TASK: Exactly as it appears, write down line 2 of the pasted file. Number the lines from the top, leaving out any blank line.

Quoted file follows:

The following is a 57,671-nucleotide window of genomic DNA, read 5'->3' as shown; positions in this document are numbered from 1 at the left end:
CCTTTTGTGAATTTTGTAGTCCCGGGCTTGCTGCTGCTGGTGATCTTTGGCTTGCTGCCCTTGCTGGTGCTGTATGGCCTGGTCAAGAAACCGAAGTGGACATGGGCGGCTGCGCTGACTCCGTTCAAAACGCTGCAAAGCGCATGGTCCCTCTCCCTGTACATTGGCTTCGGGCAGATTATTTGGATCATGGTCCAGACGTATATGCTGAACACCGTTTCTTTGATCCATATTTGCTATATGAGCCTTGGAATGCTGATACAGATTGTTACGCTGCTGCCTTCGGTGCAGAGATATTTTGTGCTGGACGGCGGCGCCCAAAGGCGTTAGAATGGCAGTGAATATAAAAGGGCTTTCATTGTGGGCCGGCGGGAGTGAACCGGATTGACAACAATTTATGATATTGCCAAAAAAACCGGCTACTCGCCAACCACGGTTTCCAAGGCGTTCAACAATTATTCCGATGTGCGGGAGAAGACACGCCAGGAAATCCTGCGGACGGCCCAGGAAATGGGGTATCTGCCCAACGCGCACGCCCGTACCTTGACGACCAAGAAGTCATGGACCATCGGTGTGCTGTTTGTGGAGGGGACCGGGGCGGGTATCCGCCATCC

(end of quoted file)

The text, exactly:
CCTTTTGTGAATTTTGTAGTCCCGGGCTTGCTGCTGCTGGTGATCTTTGGCTTGCTGCCCTTGCTGGTGCTGTATGGCCTGGTCAAGAAACCGAAGTGGACATGGGCGGCTGCGCTGACTCCGTTCAAAACGCTGCAAAGCGCATGGTCCCTCTCCCTGTACATTGGCTTCGGGCAGATTATTTGGATCATGGTCCAGACGTATATGCTGAACACCGTTTCTTTGATCCATATTTGCTATATGAGCCTTGGAATGCTGATACAGATTGTTACGCTGCTGCCTTCGGTGCAGAGATATTTTGTGCTGGACGGCGGCGCCCAAAGGCGTTAGAATGGCAGTGAATATAAAAGGGCTTTCATTGTGGGCCGGCGGGAGTGAACCGGATTGACAACAATTTATGATATTGCCAAAAAAACCGGCTACTCGCCAACCACGGTTTCCAAGGCGTTCAACAATTATTCCGATGTGCGGGAGAAGACACGCCAGGAAATCCTGCGGACGGCCCAGGAAATGGGGTATCTGCCCAACGCGCACGCCCGTACCTTGACGACCAAGAAGTCATGGACCATCGGTGTGCTGTTTGTGGAGGGGACCGGGGCGGGTATCCGCCATCC